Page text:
The fact that consequences usually form “isolated” systems provides both scientist and practitioner with a powerful aid to rationality, for the scientist can isolate these closed systems in his experimental laboratory, and study their behavior, while the practitioner may use the laws discovered by the scientist to vary certain environmental conditions without significantly disturbing the remainder of the situation.

There still remain two important distinctions between a problem of scientific discovery and a problem of decision. First of all, it is a valid sci- entific problem to deduce the empirical laws that would hold under certain simplified hypothetical conditions, even though these conditions do not prevail in practice—the theoretical scientist can talk about “rigid bodies,” “perfect vacuums,” “frictionless fluids,” etc. But the practitioner must allow for the effects of elasticity, air pressure, or friction, if they are present and substantial, no matter how much this complicates his problem of selecting the connect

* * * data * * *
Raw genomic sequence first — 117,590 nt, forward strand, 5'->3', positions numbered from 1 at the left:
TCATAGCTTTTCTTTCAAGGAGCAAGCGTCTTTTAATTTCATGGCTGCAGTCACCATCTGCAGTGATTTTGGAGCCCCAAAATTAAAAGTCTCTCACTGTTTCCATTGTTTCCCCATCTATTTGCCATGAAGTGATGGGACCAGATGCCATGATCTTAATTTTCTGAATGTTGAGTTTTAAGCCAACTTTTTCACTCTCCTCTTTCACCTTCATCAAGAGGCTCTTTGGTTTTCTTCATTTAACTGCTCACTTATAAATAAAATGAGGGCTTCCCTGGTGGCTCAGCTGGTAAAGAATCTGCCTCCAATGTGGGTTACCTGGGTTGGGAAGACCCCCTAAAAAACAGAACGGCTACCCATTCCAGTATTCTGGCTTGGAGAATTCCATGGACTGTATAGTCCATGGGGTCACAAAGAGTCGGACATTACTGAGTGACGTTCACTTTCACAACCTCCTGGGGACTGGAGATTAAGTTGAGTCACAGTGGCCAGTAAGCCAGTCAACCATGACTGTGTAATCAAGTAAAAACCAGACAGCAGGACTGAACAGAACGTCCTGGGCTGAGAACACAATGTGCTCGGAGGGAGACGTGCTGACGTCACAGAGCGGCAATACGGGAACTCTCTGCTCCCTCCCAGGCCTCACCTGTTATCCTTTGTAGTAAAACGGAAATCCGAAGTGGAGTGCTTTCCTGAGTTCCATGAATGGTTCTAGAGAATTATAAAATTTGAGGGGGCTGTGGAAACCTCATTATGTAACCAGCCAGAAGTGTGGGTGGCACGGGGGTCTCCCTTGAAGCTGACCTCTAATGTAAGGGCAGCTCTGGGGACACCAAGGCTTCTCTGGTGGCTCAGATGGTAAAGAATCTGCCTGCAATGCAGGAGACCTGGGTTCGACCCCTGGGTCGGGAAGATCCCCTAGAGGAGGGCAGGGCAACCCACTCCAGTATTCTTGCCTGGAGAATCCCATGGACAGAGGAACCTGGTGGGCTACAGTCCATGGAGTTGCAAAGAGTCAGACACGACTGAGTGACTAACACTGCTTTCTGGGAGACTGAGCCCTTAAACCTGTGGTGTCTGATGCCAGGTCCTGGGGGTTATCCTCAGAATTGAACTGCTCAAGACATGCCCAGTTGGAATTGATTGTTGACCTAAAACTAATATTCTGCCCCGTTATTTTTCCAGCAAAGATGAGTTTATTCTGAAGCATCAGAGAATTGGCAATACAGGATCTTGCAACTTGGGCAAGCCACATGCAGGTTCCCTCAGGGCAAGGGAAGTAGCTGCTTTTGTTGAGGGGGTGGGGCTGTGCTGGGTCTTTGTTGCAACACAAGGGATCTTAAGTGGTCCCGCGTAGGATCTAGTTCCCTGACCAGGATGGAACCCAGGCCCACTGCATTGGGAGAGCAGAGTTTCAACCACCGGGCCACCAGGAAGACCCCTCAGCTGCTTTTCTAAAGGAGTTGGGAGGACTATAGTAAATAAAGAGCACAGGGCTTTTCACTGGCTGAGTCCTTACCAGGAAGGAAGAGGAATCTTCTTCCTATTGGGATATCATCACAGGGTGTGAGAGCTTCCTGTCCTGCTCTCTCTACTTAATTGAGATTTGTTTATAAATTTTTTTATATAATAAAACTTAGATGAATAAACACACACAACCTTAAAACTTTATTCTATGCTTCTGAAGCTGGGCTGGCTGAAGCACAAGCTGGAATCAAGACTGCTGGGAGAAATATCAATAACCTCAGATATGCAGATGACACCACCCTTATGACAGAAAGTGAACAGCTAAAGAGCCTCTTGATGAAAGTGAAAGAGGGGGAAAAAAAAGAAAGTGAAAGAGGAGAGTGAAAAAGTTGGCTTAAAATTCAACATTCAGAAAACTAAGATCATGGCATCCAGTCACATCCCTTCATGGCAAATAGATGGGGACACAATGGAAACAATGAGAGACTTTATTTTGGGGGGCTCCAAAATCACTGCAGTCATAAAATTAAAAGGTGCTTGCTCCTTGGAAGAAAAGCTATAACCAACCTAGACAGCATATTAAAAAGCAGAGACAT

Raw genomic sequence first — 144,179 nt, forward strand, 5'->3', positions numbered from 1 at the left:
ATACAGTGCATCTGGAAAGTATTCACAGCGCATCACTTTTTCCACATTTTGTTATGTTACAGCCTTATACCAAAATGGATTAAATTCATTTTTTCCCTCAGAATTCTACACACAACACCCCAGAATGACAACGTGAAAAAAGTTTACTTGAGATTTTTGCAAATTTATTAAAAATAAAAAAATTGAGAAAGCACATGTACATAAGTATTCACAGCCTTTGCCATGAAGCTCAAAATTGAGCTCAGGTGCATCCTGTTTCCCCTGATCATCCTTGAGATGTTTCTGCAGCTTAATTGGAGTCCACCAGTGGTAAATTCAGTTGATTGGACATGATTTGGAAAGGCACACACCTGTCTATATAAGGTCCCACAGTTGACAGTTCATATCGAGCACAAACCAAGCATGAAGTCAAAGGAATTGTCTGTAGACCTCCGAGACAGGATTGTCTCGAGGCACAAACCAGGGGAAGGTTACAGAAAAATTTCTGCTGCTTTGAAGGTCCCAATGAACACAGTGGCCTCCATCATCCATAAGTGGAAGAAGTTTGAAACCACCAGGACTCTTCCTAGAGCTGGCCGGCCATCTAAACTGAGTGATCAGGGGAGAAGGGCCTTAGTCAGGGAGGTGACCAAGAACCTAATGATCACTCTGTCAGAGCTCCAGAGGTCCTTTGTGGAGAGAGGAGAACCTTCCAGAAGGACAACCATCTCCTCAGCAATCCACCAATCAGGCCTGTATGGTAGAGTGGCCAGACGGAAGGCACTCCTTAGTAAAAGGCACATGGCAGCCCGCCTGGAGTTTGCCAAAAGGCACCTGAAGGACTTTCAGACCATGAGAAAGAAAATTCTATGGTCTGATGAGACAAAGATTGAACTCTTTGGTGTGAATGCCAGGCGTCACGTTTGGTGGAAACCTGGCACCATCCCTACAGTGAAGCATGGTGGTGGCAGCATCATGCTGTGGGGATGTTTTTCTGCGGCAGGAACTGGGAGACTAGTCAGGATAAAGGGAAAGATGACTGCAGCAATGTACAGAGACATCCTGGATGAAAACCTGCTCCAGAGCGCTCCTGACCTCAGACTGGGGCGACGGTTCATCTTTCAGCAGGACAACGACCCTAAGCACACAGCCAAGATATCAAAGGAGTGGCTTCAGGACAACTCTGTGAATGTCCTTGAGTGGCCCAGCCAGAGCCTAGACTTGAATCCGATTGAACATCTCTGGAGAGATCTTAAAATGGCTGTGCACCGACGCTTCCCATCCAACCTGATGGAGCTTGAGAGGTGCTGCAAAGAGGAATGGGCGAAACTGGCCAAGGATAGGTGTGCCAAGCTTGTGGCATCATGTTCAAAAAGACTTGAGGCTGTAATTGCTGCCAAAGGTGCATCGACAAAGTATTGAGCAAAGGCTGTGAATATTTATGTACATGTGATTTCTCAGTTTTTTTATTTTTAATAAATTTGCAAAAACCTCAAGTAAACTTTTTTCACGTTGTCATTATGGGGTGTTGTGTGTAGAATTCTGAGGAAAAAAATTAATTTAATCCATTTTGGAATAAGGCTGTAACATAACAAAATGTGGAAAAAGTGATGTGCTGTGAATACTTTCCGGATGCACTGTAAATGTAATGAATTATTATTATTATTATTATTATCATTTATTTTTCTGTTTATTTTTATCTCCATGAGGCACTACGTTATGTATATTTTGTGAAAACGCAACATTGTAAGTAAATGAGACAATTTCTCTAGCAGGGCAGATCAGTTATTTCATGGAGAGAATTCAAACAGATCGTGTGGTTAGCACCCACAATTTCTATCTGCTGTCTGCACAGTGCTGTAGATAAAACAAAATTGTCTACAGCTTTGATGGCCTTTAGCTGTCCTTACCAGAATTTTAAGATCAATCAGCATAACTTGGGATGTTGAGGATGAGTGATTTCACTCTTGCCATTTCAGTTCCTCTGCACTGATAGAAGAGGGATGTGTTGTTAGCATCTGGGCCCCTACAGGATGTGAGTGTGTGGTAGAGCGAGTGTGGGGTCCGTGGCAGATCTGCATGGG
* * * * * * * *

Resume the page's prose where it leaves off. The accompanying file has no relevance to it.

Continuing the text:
cemed with, and ignore the others. It is a valid scientific problem to ask: “What effect upon the total weight of this airplane will specified changes in design have?” The problem of practical decision, however, is to balance a possible weight-saving against an increase in cost, or a loss of maneuverability, or other qualities. The practitioner can never choose to disregard conditioning facts or consequences simply because they fall outside the scope of his theory.

4. Group Behavior

Further complications are introduced into the picture if more than one individual is involved, for in this case the decisions of the other individuals will be included among the conditions which each individual must consider in reaching his decisions. That is, each individual, in order to determine uniquely the consequences of his actions, must know what will be the actions of the others. This is a factor of fundamental importance for the whole process of administrative decision-making.